“The quality of mercy is not straine’d,” implored Shakespeare’s Portia, meaning it should not be difficult or forced. But President Obama’s Clemency Project, an effort to free “a whole bunch of good citizens who committed one little mistake” and ended up with more than 10 years in prison, is starting to look a little, well, “strain’d," indeed.
So far, over six years, those actually commuted is about 2 tenths of one percent of those who applied. Predictably, supporters are now saying that the criteria “still may be too strict.”
By this calculation, out of approximately 30,000 federal prisoners who believed themselves to be eligible (out of nearly 209,000 federal inmates), in reality fewer than 60 met the criteria for consideration.
Last year, in its first iteration just prior to the midterm elections, news accounts were filled with claims of “thousands” who could be set free by the Clemency Initiative; but in December of that year, the president announced no more than eight actual commutations.
Supporters blamed the complexity of the process and the lack of enough lawyers to sort the claims, but this year the number only rose to 22.
Yet this administration, as well as criminal justice activists, still charge that the U.S. justice system is no more than a mask for mass incarceration. As Danielle Allen of the Institute for Advanced Studies at Princeton recently argued in the Washington Post, the drug laws are somehow responsible for “1.5 million African American men missing from U.S. cities.”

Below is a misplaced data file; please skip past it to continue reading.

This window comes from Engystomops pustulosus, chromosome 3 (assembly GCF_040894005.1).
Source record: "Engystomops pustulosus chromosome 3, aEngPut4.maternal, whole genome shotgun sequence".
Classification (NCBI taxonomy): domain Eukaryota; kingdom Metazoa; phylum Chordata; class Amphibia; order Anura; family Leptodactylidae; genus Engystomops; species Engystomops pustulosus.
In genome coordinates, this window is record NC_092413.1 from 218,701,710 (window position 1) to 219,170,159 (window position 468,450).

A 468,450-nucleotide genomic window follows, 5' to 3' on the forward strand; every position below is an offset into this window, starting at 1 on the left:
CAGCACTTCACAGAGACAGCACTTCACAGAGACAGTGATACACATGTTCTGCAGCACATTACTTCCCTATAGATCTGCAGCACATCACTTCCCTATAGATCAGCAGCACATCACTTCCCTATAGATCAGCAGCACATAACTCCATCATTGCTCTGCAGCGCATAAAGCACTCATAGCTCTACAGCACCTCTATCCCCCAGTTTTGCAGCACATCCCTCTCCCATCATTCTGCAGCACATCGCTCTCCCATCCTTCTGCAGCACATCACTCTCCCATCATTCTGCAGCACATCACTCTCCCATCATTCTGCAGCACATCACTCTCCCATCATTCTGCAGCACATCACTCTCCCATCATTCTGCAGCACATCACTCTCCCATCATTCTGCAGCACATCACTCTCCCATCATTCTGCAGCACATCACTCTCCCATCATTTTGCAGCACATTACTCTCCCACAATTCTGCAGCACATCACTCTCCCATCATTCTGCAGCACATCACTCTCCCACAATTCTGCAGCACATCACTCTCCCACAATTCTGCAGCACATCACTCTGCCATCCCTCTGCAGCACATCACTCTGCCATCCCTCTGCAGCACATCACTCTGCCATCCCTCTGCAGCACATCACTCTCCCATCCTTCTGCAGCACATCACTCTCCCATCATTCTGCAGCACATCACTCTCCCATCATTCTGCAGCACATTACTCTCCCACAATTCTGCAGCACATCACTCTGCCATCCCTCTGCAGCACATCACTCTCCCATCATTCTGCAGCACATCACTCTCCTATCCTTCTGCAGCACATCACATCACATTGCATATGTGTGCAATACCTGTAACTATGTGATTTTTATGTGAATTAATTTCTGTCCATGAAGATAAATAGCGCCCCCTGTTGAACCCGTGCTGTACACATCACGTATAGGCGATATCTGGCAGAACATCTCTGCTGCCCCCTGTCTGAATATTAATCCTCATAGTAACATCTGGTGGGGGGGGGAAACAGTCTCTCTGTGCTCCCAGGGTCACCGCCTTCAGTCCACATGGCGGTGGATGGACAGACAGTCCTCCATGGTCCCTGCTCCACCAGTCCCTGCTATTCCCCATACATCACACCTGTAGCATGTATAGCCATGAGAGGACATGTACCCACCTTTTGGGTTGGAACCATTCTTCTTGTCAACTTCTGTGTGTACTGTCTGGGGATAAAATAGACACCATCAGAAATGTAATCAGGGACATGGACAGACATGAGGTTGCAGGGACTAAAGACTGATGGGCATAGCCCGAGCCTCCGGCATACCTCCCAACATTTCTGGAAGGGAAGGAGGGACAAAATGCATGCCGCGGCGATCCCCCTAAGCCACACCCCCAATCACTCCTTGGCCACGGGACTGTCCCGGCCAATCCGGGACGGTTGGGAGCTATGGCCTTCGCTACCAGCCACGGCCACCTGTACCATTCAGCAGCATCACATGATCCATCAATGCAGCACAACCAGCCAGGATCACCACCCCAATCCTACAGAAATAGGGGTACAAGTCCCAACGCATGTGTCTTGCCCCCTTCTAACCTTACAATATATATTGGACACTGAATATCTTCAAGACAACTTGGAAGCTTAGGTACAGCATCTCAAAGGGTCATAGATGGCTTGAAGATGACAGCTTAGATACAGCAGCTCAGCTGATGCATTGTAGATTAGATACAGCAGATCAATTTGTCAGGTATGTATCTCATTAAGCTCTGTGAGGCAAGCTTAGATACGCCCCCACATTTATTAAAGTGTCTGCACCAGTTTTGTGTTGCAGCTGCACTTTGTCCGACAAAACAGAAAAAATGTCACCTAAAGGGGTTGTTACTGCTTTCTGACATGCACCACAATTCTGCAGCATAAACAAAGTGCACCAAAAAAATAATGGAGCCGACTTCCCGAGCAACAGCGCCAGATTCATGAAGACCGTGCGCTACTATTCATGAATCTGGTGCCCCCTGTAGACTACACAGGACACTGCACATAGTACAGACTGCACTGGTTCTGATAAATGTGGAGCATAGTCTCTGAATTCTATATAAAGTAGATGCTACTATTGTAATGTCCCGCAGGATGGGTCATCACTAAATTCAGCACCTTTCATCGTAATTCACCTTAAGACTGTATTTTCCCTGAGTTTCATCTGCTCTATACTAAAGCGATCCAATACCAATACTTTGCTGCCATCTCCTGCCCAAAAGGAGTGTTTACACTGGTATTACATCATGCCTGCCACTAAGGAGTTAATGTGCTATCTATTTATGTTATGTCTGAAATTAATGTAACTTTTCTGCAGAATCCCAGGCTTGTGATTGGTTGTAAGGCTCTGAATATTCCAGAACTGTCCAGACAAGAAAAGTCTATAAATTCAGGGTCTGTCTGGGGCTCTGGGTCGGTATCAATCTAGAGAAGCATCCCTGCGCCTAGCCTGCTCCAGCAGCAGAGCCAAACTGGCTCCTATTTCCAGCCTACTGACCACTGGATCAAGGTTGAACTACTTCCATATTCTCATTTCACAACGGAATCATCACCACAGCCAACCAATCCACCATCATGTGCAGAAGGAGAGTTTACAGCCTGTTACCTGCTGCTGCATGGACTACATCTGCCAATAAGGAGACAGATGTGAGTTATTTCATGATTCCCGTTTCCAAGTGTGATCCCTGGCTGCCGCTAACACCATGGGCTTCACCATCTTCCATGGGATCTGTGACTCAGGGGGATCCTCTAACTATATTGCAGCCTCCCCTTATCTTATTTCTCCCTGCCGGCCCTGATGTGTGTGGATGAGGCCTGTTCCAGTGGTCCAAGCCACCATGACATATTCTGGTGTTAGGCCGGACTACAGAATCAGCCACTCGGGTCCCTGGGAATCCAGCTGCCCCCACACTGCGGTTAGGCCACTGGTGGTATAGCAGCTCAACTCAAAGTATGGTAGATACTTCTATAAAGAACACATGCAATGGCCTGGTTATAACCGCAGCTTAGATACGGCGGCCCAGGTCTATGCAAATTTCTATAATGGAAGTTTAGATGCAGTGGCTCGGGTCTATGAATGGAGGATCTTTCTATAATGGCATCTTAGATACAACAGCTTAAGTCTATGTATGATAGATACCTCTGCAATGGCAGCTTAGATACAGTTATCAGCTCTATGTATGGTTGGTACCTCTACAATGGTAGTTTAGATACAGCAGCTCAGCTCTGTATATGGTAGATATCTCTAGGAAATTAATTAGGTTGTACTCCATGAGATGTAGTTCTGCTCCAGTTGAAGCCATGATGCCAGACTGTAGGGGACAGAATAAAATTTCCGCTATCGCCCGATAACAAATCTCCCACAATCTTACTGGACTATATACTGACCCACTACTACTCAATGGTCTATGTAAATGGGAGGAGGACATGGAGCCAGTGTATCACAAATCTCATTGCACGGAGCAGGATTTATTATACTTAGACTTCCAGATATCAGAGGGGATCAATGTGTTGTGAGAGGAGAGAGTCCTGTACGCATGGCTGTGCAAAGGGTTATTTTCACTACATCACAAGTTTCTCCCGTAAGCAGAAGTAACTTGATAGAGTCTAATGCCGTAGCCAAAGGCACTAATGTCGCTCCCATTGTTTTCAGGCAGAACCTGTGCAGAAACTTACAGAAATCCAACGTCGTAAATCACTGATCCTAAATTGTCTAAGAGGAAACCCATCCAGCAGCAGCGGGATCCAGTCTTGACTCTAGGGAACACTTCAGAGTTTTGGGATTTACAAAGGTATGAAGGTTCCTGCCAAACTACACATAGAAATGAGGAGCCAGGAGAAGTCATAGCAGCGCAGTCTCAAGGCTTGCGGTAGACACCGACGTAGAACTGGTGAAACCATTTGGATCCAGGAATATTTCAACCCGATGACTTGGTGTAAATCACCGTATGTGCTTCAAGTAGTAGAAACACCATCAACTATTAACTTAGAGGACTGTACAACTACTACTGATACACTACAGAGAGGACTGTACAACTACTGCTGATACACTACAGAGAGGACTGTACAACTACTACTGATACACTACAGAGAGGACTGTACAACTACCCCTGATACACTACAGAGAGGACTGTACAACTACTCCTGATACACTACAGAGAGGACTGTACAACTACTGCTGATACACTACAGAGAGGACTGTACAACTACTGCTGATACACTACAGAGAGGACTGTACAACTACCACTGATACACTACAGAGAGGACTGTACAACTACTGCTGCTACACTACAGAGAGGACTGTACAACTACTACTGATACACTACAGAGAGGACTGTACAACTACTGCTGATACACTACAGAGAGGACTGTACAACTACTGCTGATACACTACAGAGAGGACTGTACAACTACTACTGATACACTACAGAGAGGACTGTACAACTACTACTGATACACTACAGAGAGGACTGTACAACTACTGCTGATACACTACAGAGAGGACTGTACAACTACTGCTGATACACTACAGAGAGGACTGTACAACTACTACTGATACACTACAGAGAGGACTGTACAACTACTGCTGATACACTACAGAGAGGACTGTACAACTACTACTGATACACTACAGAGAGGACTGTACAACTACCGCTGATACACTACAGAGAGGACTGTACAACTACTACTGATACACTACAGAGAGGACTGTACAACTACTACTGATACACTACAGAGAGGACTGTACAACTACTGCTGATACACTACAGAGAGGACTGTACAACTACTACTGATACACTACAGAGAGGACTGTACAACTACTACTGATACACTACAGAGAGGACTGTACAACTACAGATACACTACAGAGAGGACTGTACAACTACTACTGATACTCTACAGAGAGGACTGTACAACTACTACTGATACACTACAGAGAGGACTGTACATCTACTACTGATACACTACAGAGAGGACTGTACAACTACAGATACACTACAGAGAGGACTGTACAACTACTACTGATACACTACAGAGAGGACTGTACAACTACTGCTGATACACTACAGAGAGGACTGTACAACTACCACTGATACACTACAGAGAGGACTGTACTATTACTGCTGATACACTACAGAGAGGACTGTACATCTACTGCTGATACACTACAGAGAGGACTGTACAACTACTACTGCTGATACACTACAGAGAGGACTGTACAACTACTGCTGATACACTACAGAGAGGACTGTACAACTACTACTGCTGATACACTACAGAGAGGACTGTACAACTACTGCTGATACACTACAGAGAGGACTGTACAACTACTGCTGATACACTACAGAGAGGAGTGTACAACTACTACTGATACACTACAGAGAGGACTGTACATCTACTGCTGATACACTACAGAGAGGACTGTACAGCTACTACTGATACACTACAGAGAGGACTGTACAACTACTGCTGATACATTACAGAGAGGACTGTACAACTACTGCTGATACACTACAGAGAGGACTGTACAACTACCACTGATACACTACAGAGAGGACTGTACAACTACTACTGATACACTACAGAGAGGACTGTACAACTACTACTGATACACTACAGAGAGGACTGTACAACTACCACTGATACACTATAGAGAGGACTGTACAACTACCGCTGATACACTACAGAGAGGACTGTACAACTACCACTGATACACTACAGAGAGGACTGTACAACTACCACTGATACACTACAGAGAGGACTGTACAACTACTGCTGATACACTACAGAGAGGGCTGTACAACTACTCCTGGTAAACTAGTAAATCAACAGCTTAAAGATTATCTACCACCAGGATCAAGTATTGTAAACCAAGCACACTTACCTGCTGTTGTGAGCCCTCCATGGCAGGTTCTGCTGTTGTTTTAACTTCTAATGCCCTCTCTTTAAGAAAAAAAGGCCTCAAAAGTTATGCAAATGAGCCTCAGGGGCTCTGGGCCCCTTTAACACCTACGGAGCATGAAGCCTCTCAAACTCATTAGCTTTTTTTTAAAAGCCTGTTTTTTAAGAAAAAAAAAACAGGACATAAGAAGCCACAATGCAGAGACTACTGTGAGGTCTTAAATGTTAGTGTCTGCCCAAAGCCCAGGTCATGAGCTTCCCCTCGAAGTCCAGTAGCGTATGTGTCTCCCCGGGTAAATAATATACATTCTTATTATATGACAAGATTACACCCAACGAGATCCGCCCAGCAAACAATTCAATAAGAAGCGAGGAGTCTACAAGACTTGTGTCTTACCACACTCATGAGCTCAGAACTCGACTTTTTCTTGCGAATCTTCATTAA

Really? Well, the numbers about suggest they are not in federal prison.
Despite such political rhetoric particularly directed at the impact of drug prosecutions, and despite Congress having reduced substantially -- based on their racially disparate impact -- the sentencing disparity for crack versus powder cocaine offenses, the great majority of federal prisoners appear to be incarcerated because they were, properly, adjudged guilty and justly sentenced.
As it currently stands, rather than delivering on the political claims of injustice through mass incarceration, the administration may be forced to face a somewhat different, though ultimately reassuring, reality: "I think they've kind of belatedly realized that (the courts) are doing their jobs, and those perfect cases they think are there don't really exist,” remarked a former Justice Department official.
John P. Walters, director of drug control policy for President George W. Bush, is chief operating officer of the Hudson Institute.